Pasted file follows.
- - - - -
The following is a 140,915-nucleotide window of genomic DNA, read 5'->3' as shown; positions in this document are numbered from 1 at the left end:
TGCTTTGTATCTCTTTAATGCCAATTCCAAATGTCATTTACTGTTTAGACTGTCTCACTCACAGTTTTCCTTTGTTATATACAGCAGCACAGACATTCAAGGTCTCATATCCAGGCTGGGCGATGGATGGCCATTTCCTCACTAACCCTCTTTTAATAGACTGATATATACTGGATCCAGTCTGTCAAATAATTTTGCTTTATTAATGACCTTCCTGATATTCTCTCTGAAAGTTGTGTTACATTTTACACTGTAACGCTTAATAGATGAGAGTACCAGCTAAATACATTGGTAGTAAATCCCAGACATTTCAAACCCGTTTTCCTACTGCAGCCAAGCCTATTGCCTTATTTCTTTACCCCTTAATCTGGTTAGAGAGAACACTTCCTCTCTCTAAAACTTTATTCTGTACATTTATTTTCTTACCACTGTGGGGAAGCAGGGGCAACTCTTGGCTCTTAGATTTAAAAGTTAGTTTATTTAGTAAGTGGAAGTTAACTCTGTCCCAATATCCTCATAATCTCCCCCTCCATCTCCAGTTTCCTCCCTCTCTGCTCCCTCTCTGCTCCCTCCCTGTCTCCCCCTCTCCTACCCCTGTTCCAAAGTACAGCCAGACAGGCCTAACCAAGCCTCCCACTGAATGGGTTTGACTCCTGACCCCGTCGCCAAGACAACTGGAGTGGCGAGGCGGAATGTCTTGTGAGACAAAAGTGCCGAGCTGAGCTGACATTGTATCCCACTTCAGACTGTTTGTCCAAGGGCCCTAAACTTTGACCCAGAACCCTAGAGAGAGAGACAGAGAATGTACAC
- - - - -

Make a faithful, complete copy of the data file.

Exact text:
The following is a 140,915-nucleotide window of genomic DNA, read 5'->3' as shown; positions in this document are numbered from 1 at the left end:
TGCTTTGTATCTCTTTAATGCCAATTCCAAATGTCATTTACTGTTTAGACTGTCTCACTCACAGTTTTCCTTTGTTATATACAGCAGCACAGACATTCAAGGTCTCATATCCAGGCTGGGCGATGGATGGCCATTTCCTCACTAACCCTCTTTTAATAGACTGATATATACTGGATCCAGTCTGTCAAATAATTTTGCTTTATTAATGACCTTCCTGATATTCTCTCTGAAAGTTGTGTTACATTTTACACTGTAACGCTTAATAGATGAGAGTACCAGCTAAATACATTGGTAGTAAATCCCAGACATTTCAAACCCGTTTTCCTACTGCAGCCAAGCCTATTGCCTTATTTCTTTACCCCTTAATCTGGTTAGAGAGAACACTTCCTCTCTCTAAAACTTTATTCTGTACATTTATTTTCTTACCACTGTGGGGAAGCAGGGGCAACTCTTGGCTCTTAGATTTAAAAGTTAGTTTATTTAGTAAGTGGAAGTTAACTCTGTCCCAATATCCTCATAATCTCCCCCTCCATCTCCAGTTTCCTCCCTCTCTGCTCCCTCTCTGCTCCCTCCCTGTCTCCCCCTCTCCTACCCCTGTTCCAAAGTACAGCCAGACAGGCCTAACCAAGCCTCCCACTGAATGGGTTTGACTCCTGACCCCGTCGCCAAGACAACTGGAGTGGCGAGGCGGAATGTCTTGTGAGACAAAAGTGCCGAGCTGAGCTGACATTGTATCCCACTTCAGACTGTTTGTCCAAGGGCCCTAAACTTTGACCCAGAACCCTAGAGAGAGAGACAGAGAATGTACAC